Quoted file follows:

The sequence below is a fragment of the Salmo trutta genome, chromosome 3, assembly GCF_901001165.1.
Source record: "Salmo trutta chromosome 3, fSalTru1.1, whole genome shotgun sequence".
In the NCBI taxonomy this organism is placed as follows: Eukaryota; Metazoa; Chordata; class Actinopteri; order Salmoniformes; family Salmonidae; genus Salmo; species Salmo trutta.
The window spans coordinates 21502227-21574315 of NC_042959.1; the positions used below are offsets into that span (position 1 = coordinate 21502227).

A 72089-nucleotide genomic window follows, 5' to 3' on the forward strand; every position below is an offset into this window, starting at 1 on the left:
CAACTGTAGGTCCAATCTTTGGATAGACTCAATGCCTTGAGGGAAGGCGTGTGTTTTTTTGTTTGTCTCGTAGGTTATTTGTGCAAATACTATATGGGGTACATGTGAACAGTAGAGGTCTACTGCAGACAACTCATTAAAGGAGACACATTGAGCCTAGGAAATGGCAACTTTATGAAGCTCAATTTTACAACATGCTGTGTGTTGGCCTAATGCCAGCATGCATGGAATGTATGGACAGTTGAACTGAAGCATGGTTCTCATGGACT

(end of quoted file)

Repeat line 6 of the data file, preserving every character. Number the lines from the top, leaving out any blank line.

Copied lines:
CAACTGTAGGTCCAATCTTTGGATAGACTCAATGCCTTGAGGGAAGGCGTGTGTTTTTTTGTTTGTCTCGTAGGTTATTTGTGCAAATACTATATGGGGTACATGTGAACAGTAGAGGTCTACTGCAGACAACTCATTAAAGGAGACACATTGAGCCTAGGAAATGGCAACTTTATGAAGCTCAATTTTACAACATGCTGTGTGTTGGCCTAATGCCAGCATGCATGGAATGTATGGACAGTTGAACTGAAGCATGGTTCTCATGGACT